• Walk, don't run. On most cruises you will have the opportunity to walk a mile or so with an extremely perky young person around breakfast time each day. Regular participation will usually result in a natty T-shirt certifying that you're some sort of health nut.
  • Avoid salty foods (bar snacks) at all costs.
  • Whenever possible, take the stairs rather than the elevators. Walking up is better for you than walking down.
  • Plan your meals, especially dinner, carefully. Don't order anything that you could enjoy at a shoreside restaurant in a better presentation than onboard. Most ships post the evening's menu somewhere around lunchtime. Read the dinner menu before deciding on lunch.
  • Take a close took at the "Light and Healthy" or "Lean and Mean" menu choices.
  • Walk the line. Before loading up your plate at any buffet, walk behind the plate-loading patrons - peek politely over their shoulders or between them -- and decide which items you want. Don't start loading your plate and keep on loading.
  • Pool deck lunches are death to even the most carefully planned diets. Ah. The smell of those "Lido Burgers." And you do want fries with that?
  • Some of the best food offerings at sea are the appetizers because they're usually the first thing made in the morning and the chef's staff can devote more time to them. The servings are usually small and, often, quite delicious - food you're not likely to have at home. Cruises are a time to be adventurous.
  • Take more time talking to your tablemates than stuffing your face. Consider the breadbasket to be a decor item. Eat slowly.
  • Only eat half of the entree if, indeed, you do choose an entree. (I usually have two appetizers, light soup, a salad, and dessert.) Practice in the bathroom mirror at home how to respond to the waiter who says, "But you deed not like eet?". "I'm just saving room for dessert," is an excellent answer.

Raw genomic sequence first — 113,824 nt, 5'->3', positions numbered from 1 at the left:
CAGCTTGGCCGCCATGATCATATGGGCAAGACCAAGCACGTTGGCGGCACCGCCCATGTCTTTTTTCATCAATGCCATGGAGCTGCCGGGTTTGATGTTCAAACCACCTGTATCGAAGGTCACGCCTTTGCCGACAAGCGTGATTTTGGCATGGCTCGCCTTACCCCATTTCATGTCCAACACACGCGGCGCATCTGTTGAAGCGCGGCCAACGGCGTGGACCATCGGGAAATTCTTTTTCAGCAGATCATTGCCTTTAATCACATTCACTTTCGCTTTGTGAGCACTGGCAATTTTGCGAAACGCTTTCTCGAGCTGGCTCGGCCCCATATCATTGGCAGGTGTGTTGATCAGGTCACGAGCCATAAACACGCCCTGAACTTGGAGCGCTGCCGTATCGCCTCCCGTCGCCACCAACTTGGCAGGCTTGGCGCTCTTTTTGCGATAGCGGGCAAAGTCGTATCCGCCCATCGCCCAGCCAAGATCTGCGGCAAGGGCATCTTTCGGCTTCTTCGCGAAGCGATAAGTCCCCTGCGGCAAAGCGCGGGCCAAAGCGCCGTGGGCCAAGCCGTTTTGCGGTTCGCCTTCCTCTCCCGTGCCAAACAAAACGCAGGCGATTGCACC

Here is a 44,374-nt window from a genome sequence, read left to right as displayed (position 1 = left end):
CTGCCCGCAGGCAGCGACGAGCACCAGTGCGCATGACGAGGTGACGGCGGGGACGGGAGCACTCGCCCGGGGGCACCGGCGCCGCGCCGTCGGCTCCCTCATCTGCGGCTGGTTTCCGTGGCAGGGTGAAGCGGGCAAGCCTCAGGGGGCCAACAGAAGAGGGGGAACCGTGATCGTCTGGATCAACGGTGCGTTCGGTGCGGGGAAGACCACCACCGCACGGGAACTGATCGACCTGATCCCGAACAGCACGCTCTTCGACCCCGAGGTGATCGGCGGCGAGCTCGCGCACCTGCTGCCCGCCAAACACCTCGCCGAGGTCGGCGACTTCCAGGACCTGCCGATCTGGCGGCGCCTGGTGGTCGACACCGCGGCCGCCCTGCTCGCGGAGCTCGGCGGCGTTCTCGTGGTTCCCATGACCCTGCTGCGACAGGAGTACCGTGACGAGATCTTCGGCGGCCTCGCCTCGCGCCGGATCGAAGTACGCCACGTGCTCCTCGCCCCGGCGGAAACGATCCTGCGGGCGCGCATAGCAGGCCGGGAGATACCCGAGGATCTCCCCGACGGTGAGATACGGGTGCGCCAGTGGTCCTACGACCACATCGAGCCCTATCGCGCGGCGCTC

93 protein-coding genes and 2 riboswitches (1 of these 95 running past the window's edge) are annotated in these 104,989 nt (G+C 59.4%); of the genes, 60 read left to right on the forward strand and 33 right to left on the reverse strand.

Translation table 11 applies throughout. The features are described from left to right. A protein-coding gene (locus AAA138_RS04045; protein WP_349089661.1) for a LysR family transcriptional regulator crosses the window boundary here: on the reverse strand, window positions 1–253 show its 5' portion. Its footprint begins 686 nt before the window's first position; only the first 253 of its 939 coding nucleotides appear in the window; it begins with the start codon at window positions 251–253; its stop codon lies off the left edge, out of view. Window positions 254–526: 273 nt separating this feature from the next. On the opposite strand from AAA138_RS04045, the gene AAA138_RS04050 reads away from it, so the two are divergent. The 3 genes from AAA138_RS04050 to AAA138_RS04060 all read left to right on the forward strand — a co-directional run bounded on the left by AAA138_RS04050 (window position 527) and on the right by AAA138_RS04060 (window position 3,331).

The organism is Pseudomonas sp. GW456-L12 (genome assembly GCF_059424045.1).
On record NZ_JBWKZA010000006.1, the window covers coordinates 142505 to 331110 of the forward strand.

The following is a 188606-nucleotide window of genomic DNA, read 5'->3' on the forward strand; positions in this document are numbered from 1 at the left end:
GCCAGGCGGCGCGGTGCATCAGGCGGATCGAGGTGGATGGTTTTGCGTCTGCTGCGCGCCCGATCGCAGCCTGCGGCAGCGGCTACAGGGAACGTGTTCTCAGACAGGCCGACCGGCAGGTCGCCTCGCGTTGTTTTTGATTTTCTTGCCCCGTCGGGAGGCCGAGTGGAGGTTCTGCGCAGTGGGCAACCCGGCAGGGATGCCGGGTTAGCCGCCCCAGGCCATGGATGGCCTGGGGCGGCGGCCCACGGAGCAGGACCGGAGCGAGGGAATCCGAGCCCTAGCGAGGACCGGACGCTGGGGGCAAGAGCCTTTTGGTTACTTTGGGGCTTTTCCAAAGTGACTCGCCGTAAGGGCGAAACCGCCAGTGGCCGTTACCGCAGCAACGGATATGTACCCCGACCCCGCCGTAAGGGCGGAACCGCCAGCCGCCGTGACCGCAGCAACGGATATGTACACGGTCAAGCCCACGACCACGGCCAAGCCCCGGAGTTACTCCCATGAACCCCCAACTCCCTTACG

• Do not even THINK about having a second entree, even though they are readily available. Tasting three different desserts is not a sin.
  • Remember that you may be more active on a cruise than you are at home, especially if you are desk-bound. In European or other exotic ports you may not even realize how much you're walking; in warm-water destinations, swim and float.
  • If you're a second-seating type, order some fruit and cheese from room service to "take the edge off" so you're not starving when you make it to the table.
  • Nibble. A little bit here, a little bit there will keep the stomach happy. Just choose your nibbles carefully.
  • Carry zip-top bags with you. When you see a display of healthy food such as fruit or vegetables, snag some to take back to your cabin. It is considered un-cool to load the baggies at the buffet. Put the produce on your plate and fill the plastic discretely at your table.
  • If you're spending the day ashore, gather healthy foods such as fruits, vegetables, and yogurt from breakfast and pack it into the little insulated lunch pack you take with you.
  • Remember that "fried" is a four-letter word (or should be).

A cruise is one of the few times in life when you really HAVE a choice. Keep it in mind.

If all else fails, carry along a few pony-tail holders. They are great waistline expansion devices.

Bon Appetit! Just not too much of it.